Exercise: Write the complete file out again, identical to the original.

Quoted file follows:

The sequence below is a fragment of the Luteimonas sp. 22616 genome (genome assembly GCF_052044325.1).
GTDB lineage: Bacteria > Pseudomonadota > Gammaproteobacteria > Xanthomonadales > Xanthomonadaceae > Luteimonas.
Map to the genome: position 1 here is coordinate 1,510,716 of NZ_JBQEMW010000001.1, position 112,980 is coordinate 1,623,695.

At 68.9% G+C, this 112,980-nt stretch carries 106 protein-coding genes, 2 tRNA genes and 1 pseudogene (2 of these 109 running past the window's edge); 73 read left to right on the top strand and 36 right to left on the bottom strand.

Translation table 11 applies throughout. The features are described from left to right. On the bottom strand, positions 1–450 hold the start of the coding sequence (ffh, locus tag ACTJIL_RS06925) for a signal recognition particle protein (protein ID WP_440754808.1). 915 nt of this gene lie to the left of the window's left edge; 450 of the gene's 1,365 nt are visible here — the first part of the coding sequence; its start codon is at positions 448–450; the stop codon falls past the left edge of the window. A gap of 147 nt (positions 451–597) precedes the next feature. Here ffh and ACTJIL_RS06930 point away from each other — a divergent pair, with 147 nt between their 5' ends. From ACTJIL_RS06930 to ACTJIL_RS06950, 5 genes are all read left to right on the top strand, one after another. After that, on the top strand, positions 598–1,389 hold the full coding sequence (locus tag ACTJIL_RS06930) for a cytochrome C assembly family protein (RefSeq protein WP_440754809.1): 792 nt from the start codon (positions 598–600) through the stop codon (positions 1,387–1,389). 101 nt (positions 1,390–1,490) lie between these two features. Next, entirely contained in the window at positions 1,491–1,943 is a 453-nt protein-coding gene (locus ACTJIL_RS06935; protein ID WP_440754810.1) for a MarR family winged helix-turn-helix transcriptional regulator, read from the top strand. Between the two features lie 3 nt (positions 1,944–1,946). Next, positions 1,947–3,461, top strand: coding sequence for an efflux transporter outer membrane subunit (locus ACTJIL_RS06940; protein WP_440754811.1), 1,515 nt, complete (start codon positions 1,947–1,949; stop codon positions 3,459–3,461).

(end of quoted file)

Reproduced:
The sequence below is a fragment of the Luteimonas sp. 22616 genome (genome assembly GCF_052044325.1).
GTDB lineage: Bacteria > Pseudomonadota > Gammaproteobacteria > Xanthomonadales > Xanthomonadaceae > Luteimonas.
Map to the genome: position 1 here is coordinate 1,510,716 of NZ_JBQEMW010000001.1, position 112,980 is coordinate 1,623,695.

At 68.9% G+C, this 112,980-nt stretch carries 106 protein-coding genes, 2 tRNA genes and 1 pseudogene (2 of these 109 running past the window's edge); 73 read left to right on the top strand and 36 right to left on the bottom strand.

Translation table 11 applies throughout. The features are described from left to right. On the bottom strand, positions 1–450 hold the start of the coding sequence (ffh, locus tag ACTJIL_RS06925) for a signal recognition particle protein (protein ID WP_440754808.1). 915 nt of this gene lie to the left of the window's left edge; 450 of the gene's 1,365 nt are visible here — the first part of the coding sequence; its start codon is at positions 448–450; the stop codon falls past the left edge of the window. A gap of 147 nt (positions 451–597) precedes the next feature. Here ffh and ACTJIL_RS06930 point away from each other — a divergent pair, with 147 nt between their 5' ends. From ACTJIL_RS06930 to ACTJIL_RS06950, 5 genes are all read left to right on the top strand, one after another. After that, on the top strand, positions 598–1,389 hold the full coding sequence (locus tag ACTJIL_RS06930) for a cytochrome C assembly family protein (RefSeq protein WP_440754809.1): 792 nt from the start codon (positions 598–600) through the stop codon (positions 1,387–1,389). 101 nt (positions 1,390–1,490) lie between these two features. Next, entirely contained in the window at positions 1,491–1,943 is a 453-nt protein-coding gene (locus ACTJIL_RS06935; protein ID WP_440754810.1) for a MarR family winged helix-turn-helix transcriptional regulator, read from the top strand. Between the two features lie 3 nt (positions 1,944–1,946). Next, positions 1,947–3,461, top strand: coding sequence for an efflux transporter outer membrane subunit (locus ACTJIL_RS06940; protein WP_440754811.1), 1,515 nt, complete (start codon positions 1,947–1,949; stop codon positions 3,459–3,461).